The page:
By Rich Fisher

In tennis scoring, having love is bad since it means the player has no points.

But when it comes to Nell Geiger and Gwen Guidice, love is a very good thing for the youth of Bordentown.
Thanks to Geiger’s love of tennis and Guidice’s love of introducing tennis to youngsters, a popular tennis club is now in its third year of running at the Bordentown Regional Middle School. A group of between 10 to 25 students come out one or two days a week in the fall and spring to learn the nuances of the game, courtesy of the Princeton Tennis Program in West Windsor.
PTP is an award-winning, nonprofit, community teaching organization designed to expose as many junior players as possible to tennis in a fun and social environment at no cost to the schools (for more info, see
“Tennis is a lifetime sport,” Guidice said. “We want to reach juniors that may not normally think that tennis is an option for them.”
For a while, it was not an option for students in Bordentown. Not a free option, at least. The high school program dropped tennis after moving into its new building, which does not have courts.
That is where Geiger came in. As Bordentown’s district student assistant counselor, one of Geiger’s many duties is to oversee clubs. Through her long-time friendship with Guidice, starting the tennis club became a no-brainer.
“Through my own tennis and love for the game, which was introduced to me by my dad, Gwen said to me one day ‘Hey you work in a school, why don’t we bring our outreach to you?’” Geiger recalled. “I said ‘Hey, sounds great to me.’”
Geiger is currently a 4.0 USTA player who played high school and college tennis at Stuart Country Day School and The College of New Jersey.
“The reason I started the club is it’s just an extension of me,” Geiger said. “I love tennis and I know tennis always kept me out of trouble. It allows kids to do something after school. Gwen introduced me to (outreach director) Eric Wall, and we got it going.”
Bordentown is one of the latest benefactors of PTP’s generosity, which has a rich history of providing free or low-cost tennis to schools and towns in the region. They provide their instructors—who have impeccable coaching reputations—and even award a scholarship for their summer camp. Last year, it was won by Greg Toole.
“What the coaches look for is a kid who’s willing to learn,” Geiger said. “Not the kid who has the best forehand or backhand, but the kid who has a really good attitude and a willingness to learn.”
For the first two and a half years, PTP instructors Furdy Reeves and Pete Caselton ran the lessons. This spring, Indah Budiman has taken over as the teacher.
“They’re very patient, very kind and very strict with the kids,” Geiger said. “But you can see them actually learn strokes. We do forehand, backhand, a little bit of court strategy. It’s the absolute basics of tennis.
“And then we play fun games. We have a game called ‘Jail,’ where if a kid hits it out he has to go to jail and his friend has to unfreeze him. All the games are interactive fun, but through it all they’re learning about tennis, learning about working together and enjoying a sport.”
Guidice hears good things from her instructors.
“They are having a great time with these juniors,” she said. “Hopefully out of the bunch, we get a few that will play tennis into their 80s.”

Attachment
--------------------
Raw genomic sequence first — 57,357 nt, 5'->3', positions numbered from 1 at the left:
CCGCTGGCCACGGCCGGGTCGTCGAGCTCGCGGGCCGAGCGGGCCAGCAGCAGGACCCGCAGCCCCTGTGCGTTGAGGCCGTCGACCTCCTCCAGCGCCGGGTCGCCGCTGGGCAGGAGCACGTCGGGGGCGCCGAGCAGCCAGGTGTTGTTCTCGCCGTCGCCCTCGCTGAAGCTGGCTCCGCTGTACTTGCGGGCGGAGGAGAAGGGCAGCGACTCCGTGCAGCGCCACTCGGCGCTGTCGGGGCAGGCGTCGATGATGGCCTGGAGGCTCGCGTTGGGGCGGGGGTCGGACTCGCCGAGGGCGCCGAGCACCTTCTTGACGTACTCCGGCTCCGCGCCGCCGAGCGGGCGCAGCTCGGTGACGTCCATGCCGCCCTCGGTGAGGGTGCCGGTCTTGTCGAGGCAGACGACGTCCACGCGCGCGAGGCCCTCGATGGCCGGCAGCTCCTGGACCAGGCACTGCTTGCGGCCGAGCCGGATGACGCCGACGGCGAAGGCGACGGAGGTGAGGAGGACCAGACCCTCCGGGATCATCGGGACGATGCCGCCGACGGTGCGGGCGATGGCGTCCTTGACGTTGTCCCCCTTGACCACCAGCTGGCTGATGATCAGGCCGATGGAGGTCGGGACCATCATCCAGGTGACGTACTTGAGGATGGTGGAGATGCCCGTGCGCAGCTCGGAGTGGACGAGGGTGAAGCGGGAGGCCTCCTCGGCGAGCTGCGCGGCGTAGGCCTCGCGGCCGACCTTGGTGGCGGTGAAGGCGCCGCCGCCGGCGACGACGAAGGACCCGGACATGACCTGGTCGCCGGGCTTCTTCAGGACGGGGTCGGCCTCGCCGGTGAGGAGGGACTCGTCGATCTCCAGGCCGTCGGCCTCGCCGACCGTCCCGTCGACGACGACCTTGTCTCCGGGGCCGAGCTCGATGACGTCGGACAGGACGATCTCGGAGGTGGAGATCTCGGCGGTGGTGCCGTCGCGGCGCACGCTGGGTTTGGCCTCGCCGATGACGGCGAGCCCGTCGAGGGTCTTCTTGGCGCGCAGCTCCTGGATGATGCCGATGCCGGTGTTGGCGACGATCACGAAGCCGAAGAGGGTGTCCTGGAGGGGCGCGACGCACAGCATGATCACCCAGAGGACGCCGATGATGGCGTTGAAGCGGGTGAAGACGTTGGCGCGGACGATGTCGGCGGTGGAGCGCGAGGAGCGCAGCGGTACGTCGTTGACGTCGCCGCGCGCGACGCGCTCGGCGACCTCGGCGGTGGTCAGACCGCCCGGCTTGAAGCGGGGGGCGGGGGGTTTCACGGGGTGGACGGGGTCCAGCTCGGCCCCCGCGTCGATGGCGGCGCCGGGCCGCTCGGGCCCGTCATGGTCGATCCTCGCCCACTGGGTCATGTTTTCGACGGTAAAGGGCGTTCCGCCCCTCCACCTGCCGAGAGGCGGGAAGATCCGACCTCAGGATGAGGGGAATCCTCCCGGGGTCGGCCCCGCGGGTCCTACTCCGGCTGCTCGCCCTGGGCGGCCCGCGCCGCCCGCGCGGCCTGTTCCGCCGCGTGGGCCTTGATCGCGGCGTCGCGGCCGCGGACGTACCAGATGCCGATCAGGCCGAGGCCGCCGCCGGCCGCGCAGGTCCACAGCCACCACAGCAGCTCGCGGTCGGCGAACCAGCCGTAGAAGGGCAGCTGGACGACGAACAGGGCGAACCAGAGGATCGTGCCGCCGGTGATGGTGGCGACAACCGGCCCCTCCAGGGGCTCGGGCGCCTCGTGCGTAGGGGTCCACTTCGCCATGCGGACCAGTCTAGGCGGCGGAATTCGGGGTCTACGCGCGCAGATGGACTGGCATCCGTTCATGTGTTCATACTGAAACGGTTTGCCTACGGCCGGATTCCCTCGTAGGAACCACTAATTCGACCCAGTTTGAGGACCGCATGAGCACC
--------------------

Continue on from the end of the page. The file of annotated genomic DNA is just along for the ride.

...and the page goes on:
Due to her impressive playing background, Geiger also provides instruction and has embraced every minute of it.
“It’s such a cool thing to see,” she said. “We’re all so busy with so many things to do, but when I get out there on that court and see them, it’s just great. These are kids that may have gotten cut from a team, they’re not part of a group. They show up and they are so willing to learn and they’re just having fun.”
Two of those players are eighth grader Giovanni Markol and seventh grader Ashley Gonzalez. Markol started in the program last fall and Gonzalez began this spring.
“I’m enjoying it,” Markol said. “I’m learning how to play the game and techniques for correct playing that I previously did not know.”
“It really boosts my ability to play tennis better,” Gonzalez added. “I am learning about backhand, forehand and learning the correct stance.”
Both players said they would love to see tennis return as a varsity sport at BRHS. Markol wants to continue playing “If I have the time,” and Gonzalez said “It’s my favorite sport and it keeps me active.”
That is exactly the kind of reaction Guidice enjoys hearing, since the goal of the Outreach Program is to not only introduce children to the sport, but to hook them on it.
As for getting it in the high school, Geiger said, “That’s certainly part of why we’re doing this. The goal eventually would be to bring tennis back to our kids at Bordentown.”
Geiger added that one board member brought it up at a meeting, wondering why the high school did not have tennis.
“The motivation is there,” she said. “The unfortunate thing is we would have to redo our courts. It always comes down to money. The USTA has grant money to re-surface courts, that’s something we’re maybe looking at for the future.”
Until that happens, “my little tennis club” as Geiger refers to it, will continue to chug along. The good news is that the attendance has held steady for all three seasons, and the students always seem to go home happy.
“The get so much joy from “I got the ball over the net!’” Geiger said. “They’re learning. We have one kid who’s special-ed, you should see this kid. Her forehand is amazing. We’re all having fun out there, but they really are learning the sport, and that’s the point.”
You gotta love it.